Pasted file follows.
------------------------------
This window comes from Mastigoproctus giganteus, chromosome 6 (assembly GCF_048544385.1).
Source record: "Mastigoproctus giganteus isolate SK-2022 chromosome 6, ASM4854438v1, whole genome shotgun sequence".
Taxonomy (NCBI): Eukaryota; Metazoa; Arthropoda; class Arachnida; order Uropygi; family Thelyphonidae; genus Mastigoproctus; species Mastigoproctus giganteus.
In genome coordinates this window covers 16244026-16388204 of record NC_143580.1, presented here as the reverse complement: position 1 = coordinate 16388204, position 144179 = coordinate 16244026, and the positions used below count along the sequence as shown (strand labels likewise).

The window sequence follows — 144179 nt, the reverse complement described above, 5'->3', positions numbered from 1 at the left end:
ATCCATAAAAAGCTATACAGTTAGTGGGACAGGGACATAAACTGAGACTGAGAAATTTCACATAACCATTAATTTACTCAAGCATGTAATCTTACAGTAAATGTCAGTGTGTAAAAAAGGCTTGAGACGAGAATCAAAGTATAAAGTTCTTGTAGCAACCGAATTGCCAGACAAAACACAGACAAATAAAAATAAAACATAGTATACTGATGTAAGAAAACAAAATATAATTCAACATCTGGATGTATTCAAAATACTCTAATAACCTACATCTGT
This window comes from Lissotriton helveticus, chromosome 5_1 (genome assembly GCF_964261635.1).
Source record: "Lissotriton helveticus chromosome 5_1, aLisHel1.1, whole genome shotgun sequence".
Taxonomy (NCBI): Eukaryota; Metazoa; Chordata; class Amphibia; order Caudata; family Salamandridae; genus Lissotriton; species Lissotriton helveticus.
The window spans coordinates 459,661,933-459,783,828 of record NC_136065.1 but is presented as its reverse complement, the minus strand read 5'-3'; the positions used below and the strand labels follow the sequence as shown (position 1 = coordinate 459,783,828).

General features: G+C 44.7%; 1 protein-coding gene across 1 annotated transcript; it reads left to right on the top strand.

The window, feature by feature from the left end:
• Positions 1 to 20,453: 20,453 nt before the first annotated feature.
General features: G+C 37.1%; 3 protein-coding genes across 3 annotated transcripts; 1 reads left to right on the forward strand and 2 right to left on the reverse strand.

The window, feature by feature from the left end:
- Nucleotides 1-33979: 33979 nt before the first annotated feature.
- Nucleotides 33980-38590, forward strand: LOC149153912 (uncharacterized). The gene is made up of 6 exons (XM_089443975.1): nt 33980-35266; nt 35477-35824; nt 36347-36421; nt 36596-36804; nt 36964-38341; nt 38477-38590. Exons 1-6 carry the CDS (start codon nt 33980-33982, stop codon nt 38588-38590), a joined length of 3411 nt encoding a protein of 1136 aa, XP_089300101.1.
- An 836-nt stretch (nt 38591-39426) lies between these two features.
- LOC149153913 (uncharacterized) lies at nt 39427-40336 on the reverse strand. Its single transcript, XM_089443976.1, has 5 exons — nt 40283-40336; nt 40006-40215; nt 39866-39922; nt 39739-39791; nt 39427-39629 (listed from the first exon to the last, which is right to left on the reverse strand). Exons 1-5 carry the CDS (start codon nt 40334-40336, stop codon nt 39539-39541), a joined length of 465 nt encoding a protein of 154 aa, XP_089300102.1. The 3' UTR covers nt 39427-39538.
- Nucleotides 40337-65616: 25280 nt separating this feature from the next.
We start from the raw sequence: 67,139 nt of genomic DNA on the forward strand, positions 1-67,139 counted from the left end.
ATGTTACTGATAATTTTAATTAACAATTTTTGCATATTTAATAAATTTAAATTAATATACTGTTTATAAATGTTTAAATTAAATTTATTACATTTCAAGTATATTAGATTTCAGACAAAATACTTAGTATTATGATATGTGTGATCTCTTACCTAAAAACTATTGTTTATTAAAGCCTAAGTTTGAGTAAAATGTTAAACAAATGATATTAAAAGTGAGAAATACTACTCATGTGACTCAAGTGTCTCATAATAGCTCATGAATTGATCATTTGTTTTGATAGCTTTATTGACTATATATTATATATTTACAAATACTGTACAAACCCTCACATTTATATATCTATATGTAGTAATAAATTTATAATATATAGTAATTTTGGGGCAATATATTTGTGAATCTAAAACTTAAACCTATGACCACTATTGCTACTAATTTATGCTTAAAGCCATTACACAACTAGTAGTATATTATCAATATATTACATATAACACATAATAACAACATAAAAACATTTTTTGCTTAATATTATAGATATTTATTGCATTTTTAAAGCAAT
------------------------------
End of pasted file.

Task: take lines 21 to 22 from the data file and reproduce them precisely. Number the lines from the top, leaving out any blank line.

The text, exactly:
We start from the raw sequence: 67,139 nt of genomic DNA on the forward strand, positions 1-67,139 counted from the left end.
ATGTTACTGATAATTTTAATTAACAATTTTTGCATATTTAATAAATTTAAATTAATATACTGTTTATAAATGTTTAAATTAAATTTATTACATTTCAAGTATATTAGATTTCAGACAAAATACTTAGTATTATGATATGTGTGATCTCTTACCTAAAAACTATTGTTTATTAAAGCCTAAGTTTGAGTAAAATGTTAAACAAATGATATTAAAAGTGAGAAATACTACTCATGTGACTCAAGTGTCTCATAATAGCTCATGAATTGATCATTTGTTTTGATAGCTTTATTGACTATATATTATATATTTACAAATACTGTACAAACCCTCACATTTATATATCTATATGTAGTAATAAATTTATAATATATAGTAATTTTGGGGCAATATATTTGTGAATCTAAAACTTAAACCTATGACCACTATTGCTACTAATTTATGCTTAAAGCCATTACACAACTAGTAGTATATTATCAATATATTACATATAACACATAATAACAACATAAAAACATTTTTTGCTTAATATTATAGATATTTATTGCATTTTTAAAGCAAT